Jaglom's LAST SUMMER IN THE HAMPTONS is a terrific film, which had gone almost totally unoticed; I'm so glad you reminded me of that!
As for my "speculative premise", it's something me and a friend put together many years ago, and which I actually posted, perhaps on the previous site to this!
Anyways, here's the short version:
1962: Welles and Olga Palinkas meet in Zagreb while he is making the Trial; he writes a letter to her which he never gives her but which he keeps in his pocket for 4 years until he meets her again; he gives her the letter and their relationship begins. Thier first project together is The Deep which begins filming in 1967, and which continues until 1969; apparently Moreau and Palinkas do not get along and possibly argue on set ( Did Jeanne sense something?) and the project founders, possibly because Moreau refuses to do her looping, and perhaps due to money problems; it is not, of course, due to Harvey's death, which is often given as the reason, since he dies in 1973, long after the film has been abandoned. In 1970 Moreau declines to appear in TOSOTW, even though Welles has a part specially written for her; the rumour is that she refuses to work with Palinkas.
From this point on, OW and OK write countless scripts together and embark on several film projects over a period of almost 20 years, but manage to finish only one film: the documentary essay "F For Fake"; around 1969, Welles, in a Svengali mode not unlike Kane as regarding Susan Alexander and her opera "career", and with a similar blind spot as to her lack of talent, renames Olga Palinkas "Oja Kodar", and becomes determined to make her a star. Indeed, Welles seems to have presented "Oja" as his new star, and may NEVER have come clean on this issue with his wife; at the 1975 AFI award ceremony, it is Mrs. Welles who is sitting beside Welles, and OK is nowhwere to be seen. Welles never divorces his 3rd wife, and NEVER talks about Oja in public other than in a professional, collaborative sense.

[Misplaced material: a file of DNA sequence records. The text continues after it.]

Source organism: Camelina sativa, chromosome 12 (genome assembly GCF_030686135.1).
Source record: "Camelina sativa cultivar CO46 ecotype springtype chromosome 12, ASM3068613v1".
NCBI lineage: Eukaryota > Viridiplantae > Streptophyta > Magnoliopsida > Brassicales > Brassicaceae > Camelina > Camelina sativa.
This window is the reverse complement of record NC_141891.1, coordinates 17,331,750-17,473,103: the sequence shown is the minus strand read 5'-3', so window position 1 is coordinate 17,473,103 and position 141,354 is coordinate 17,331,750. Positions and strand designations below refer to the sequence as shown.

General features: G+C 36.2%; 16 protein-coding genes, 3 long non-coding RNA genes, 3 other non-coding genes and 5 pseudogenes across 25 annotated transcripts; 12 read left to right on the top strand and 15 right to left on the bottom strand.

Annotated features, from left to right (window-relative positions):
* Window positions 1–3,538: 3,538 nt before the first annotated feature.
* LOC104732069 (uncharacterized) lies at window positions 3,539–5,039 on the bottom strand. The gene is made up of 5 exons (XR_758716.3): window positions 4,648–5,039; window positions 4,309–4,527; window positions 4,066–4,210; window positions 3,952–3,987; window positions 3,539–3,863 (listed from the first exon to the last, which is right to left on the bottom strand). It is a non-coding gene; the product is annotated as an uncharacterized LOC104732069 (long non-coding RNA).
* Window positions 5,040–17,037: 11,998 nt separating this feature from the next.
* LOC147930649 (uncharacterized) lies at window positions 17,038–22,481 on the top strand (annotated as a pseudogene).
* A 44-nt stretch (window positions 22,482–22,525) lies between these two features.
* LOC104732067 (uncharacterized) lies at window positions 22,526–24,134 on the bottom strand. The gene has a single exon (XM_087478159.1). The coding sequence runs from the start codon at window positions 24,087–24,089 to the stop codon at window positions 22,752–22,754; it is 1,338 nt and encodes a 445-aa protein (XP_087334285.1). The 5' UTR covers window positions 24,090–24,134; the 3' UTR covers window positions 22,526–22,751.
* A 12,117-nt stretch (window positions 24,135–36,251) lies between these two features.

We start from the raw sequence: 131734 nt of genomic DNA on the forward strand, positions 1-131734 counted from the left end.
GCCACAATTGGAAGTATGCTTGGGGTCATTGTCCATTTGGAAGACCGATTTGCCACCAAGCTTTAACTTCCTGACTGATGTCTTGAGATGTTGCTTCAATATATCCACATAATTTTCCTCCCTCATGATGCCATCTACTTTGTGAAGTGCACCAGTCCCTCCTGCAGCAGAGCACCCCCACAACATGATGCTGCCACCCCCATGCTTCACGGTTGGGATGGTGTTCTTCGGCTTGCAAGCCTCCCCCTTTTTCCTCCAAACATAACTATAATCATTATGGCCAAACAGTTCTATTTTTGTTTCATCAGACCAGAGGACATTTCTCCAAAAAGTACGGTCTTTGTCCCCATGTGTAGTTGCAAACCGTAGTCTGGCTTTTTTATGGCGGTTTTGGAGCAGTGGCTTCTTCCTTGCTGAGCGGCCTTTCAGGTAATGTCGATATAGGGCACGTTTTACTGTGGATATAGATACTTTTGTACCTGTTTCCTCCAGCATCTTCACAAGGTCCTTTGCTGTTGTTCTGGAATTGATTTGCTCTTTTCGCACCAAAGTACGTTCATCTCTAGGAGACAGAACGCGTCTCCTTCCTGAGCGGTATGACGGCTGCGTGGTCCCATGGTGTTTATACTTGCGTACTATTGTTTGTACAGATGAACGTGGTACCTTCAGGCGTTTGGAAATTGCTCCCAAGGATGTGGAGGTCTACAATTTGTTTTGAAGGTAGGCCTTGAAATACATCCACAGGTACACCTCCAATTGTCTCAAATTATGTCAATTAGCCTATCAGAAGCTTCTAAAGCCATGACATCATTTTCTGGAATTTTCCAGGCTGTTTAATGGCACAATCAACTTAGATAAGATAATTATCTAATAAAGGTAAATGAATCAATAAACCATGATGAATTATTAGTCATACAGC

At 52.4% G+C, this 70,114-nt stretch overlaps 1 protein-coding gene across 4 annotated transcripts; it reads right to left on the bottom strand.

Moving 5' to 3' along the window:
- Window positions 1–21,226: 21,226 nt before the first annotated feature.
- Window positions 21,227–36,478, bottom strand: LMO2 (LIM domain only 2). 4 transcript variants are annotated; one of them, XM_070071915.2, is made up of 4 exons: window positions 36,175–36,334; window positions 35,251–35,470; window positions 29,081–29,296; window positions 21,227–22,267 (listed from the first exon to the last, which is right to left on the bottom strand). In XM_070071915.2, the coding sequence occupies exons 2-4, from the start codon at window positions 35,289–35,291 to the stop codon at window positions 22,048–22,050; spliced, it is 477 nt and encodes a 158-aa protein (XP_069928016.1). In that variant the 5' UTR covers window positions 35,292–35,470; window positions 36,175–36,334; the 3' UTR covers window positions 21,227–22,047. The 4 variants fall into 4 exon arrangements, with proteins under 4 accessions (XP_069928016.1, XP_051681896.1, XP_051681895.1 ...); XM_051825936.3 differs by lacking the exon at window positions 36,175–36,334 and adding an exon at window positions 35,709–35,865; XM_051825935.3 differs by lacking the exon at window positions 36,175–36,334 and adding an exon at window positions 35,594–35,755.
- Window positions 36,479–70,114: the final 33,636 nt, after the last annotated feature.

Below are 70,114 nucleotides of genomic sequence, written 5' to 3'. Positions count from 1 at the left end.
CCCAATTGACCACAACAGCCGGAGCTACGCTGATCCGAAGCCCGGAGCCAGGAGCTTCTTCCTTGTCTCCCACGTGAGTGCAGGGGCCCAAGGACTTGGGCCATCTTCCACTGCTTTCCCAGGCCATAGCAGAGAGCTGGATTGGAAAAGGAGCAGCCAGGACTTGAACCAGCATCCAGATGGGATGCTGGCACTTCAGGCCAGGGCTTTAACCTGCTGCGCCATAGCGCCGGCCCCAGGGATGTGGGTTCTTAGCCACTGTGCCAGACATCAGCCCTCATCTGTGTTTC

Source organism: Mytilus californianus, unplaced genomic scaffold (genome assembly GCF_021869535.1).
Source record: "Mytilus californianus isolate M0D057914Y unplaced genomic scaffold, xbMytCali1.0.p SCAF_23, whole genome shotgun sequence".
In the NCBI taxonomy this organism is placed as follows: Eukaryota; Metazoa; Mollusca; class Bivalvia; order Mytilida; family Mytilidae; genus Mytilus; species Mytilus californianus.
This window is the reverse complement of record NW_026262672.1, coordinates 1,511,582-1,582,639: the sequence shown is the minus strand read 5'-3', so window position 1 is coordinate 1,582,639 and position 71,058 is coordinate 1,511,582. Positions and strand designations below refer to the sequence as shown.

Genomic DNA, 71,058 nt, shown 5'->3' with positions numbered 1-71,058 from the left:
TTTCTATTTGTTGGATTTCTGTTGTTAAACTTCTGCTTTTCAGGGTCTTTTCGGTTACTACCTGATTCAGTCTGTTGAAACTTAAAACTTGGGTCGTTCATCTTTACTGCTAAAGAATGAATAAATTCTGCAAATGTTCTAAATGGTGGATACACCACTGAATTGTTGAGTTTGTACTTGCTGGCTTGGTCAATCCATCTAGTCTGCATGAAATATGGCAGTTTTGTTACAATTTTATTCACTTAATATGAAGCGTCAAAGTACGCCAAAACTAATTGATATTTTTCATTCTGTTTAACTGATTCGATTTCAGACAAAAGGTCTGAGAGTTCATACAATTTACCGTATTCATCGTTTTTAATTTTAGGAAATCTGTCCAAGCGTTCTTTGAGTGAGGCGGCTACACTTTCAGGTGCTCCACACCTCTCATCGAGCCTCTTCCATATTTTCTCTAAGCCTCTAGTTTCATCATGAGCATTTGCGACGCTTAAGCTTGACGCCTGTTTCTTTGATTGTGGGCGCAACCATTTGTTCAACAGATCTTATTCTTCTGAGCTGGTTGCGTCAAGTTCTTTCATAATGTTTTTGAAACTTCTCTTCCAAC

In 1970, an Italian newspaper publishes an expose of the affair, with pictures of both Oja and Mrs. Welles; Welles himself has been editing Don Quixote for more than a year with editor Mauro Bonanini, but when the story hits the scandal papers, Welles angrily leaves Italy forever, and Quixote is never finished. Welles then rents his house to actor Robert Shaw, who promptly burns down the wing of the house where Welles has stored many mementos and unfinished/unrealized works, including the film of his play "Moby Dick".
The number of projects left incomplete/unrealized by the Welles/Kodar partnership is stunning in it's volume; here is just a partial list:
"The Heroine" (starring Olga Palinkas):part 2 of a projected anthology of Dinesen stories is halted after one day's shooting in Budapest when money dissappears; the other parts were to be "A Country tale" and "Deluge at Nordernay"
1968: -script based on Poe's "The Cask of Amontillado" and "The Masque of the Red Death" intended for the film anthology "Spirits of the Dead"
1969: -"Because of the Cat" based on a story by Nick Freeling
-" The Merchant of Venice": Olga Palinkas refuses to play the part of Portia; nevertheless, the film can never be shown as some of the sound elements are stolen
1970: -"The Other Side of the Wind": script by OW/Oja Kodar (formerly "Olga Palinkas), based on OW's 1966 script "The Sacred Beasts"; principal photography is completed in 1976, starring OK